Metropolis in the Old Days

Posted by on December 1st, 2009 at 9:47 AM


Don’t let anybody kid you: there was no living in this town before Superman showed up. You weren’t here: you don’t remember what it was like. Every time you turned around, if Lex Luthor didn’t have the nuns selling drugs to kids, it was Braniac shrinking the Federal Reserve Bank or the Toymaker sending an army of eight-foot wind-up rabbits through the middle of the Easter Parade. (They Toymaker we didn’t even want to arrest. We just wanted to take him aside and say “Why are you doing this?”) We didn’t call them super-villains back then, we called them assholes. As in, “Did you see what that asshole Brainiac did to the Corn Exchange?” And the cops wouldn’t do a thing. I remember one day I’m going to City Hall to pick up my relief check, and they were having a press conference on the steps. A reporter asks the Chief of Police, “What is the city going to do about the huge talking gorillas rampaging through the Garment District?”, and the Chief looks at him like he’s never seen such an idiot. “How the hell should I know?” he says. “Line the streets with bananas! I’m not a zookeeper. I arrest jaywalkers. You got any bright ideas, you tell me!”

And Mr. Mxtyplk, there was an asshole for you. It wasn’t that what he did was so much worse than any other asshole did: it was that he expected every dumb-ass stunt to get a big laugh. When it didn’t, he’d grab you by the collar and say “Hey, did you see that? I made the fire hydrants shoot molten lead! Great gag, huh? Wasn’t that a scream? Huh? Huh?” And of course he never gets a laugh, so he keeps on pulling dumb-ass stunt after dumb-ass stunt, until the kids would start crying. I mean, making him say his name backwards, who the hell else would have thought of that? After dogs and machine guns we couldn’t imagine what to do.

And the dam would burst at least once a month, as if it was the municipal toilet flushing, whoosh, a tidal wave down Main Street, carrying half of Wop Town with it. Airplanes, they used to announce over the loudspeaker, “This is your captain speaking, we are now flying over Metropolis: we will soon drop like a stone.” Bridges, my God, it was worth your life trying to cross a bridge. Ferries, sploosh!, capsized. You watched the shadows of buildings, and if they suddenly started growing you ran like hell.

And Lois Lane, every time you looked around, Lois Lane would get kidnapped. The first time her mother mortgaged the house to pay the ransom. The next time her ma says, “Sorry, I only have one house.” So the Daily Planet sponsors this fund drive, gets the school kids to pitch in their milk money. The time after that the Planet tries it again, but by then the kids are weak from skipping their milk, so they only collect about 80 bucks. The Planet kicks in another couple of hundred and says, “Take it or leave it.” After that they let the kidnappers keep her until they got tired of feeding her. They’d dangle her from the side of buildings, shouting down to the crowd, “Pay up now! We’re really going to do it this time!” She’d hang there and scream until somebody sent a hook and ladder. If the building didn’t fall down, that is.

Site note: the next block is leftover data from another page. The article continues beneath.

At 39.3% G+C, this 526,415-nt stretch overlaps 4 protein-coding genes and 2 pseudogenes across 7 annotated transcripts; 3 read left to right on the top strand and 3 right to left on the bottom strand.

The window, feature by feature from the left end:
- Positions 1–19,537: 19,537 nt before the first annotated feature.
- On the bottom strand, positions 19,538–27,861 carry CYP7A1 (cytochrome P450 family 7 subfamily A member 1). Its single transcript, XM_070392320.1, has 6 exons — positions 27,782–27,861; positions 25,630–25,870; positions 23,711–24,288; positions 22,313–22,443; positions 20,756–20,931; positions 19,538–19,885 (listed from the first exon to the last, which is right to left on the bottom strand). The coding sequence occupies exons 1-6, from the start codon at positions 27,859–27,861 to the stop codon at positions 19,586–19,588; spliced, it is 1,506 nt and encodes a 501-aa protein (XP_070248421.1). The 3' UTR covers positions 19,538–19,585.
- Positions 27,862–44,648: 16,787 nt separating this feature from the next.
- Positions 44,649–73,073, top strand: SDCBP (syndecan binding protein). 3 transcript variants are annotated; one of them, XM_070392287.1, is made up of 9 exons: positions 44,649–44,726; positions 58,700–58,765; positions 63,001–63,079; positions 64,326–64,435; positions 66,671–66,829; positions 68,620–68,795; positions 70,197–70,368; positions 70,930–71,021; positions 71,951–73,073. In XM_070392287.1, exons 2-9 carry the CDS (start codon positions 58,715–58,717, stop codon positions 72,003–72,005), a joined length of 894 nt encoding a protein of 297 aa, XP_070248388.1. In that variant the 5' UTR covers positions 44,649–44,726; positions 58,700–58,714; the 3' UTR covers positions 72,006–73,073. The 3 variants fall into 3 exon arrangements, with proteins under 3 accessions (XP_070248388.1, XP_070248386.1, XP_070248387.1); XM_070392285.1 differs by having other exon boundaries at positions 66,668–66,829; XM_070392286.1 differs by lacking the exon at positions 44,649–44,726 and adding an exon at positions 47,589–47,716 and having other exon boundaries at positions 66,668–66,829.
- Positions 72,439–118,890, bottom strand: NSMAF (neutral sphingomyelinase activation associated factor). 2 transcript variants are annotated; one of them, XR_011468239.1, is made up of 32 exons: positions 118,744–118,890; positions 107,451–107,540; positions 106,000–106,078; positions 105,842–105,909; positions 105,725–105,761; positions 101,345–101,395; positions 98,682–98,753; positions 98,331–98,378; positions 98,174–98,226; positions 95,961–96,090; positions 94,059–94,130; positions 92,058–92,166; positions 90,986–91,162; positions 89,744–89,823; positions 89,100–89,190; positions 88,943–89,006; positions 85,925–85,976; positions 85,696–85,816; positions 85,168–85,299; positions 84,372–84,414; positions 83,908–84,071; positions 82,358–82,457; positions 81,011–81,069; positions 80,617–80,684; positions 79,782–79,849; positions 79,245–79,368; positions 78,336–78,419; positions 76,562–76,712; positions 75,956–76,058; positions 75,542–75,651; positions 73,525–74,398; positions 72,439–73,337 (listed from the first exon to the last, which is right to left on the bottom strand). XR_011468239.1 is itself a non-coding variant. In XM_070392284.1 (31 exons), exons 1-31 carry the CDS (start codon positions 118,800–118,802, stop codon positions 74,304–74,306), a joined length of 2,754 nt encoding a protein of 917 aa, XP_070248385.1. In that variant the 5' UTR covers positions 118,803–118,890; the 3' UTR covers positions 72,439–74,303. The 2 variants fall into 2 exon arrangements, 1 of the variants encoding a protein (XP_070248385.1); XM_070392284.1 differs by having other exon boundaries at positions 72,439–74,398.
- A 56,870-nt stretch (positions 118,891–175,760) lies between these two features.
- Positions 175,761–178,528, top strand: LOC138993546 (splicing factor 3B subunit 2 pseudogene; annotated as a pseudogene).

I remember the first time I saw Superman. I’m standing at the bus stop, reading my horoscope, hoping it’s not going to say Libras should expect to be meeting huge talking gorillas today, when somebody says, “Look, up in the sky!” I look up, see something blue.

“It’s a bird,” I say, and go back to my paper.

“But it’s faster than a speeding bullet!”

“Then it’s a plane,” I say, not looking up.

“Nah, it’s not falling” the guy says.

“It’s Superman,” the newsie says. I look up again and it’s just a speck, so I take his word for it. I don’t have X-ray vision.

I remember the first time I saw the headline “Superman Rescues Orphans.” It was like reading “Leaves Fall Up This Year.” Up until that time I’d never thought of orphans as something that could be rescued. Back in the old days you’d see the headline “40 Orphans Perish in Flames” and think, “Poor little bastards. I guess they didn’t have much to live for, anyway.” Before you knew it Luthor was getting his ass kicked up and down Broadway, you kept your money in banks and you had picnics under the dam. Nowadays when a giant robot starts plucking cables off the suspension bridge people start looking at their watches, you know, “Where the hell is he?” “Is that asshole in Gotham dicking around with Batman again?”


I’m reading Clark Kent in the Planet the other day, he writes, “If we only looked we’d find a Superman inside all of us.” Only somebody who came to town after Superman showed up could write something that stupid. If we all had a Superman inside us we would have saved a lot of money on bananas, I’ll tell you. Believe me: You never had it so good.

Superman and Elephant: From “…The Amazing Braniac” in Adventures of Superman #438 (March 1988), written by John Byrne and drawn by Jerry Ordway and John Beatty [©1988 DC Comics]

Ape and Lois Lane: From “Titano the Super-Ape” in Superman #127 (February 1959), written by Otto Binder, penciled by Wayne Boring, and  inked by Stan Kaye

Be Sociable, Share!


2 Responses to “Metropolis in the Old Days”

  1. […] This post was mentioned on Twitter by ????? ???? and Garrett Neese, Garrett Neese. Garrett Neese said: "We didn’t call them super-villains back then, we called them assholes." (via Vulture) […]

  2. […] was Metropolis like before Superman? A first hand account, here. We didn’t call them super-villains back then, we called them assholes. As in, “Did you see […]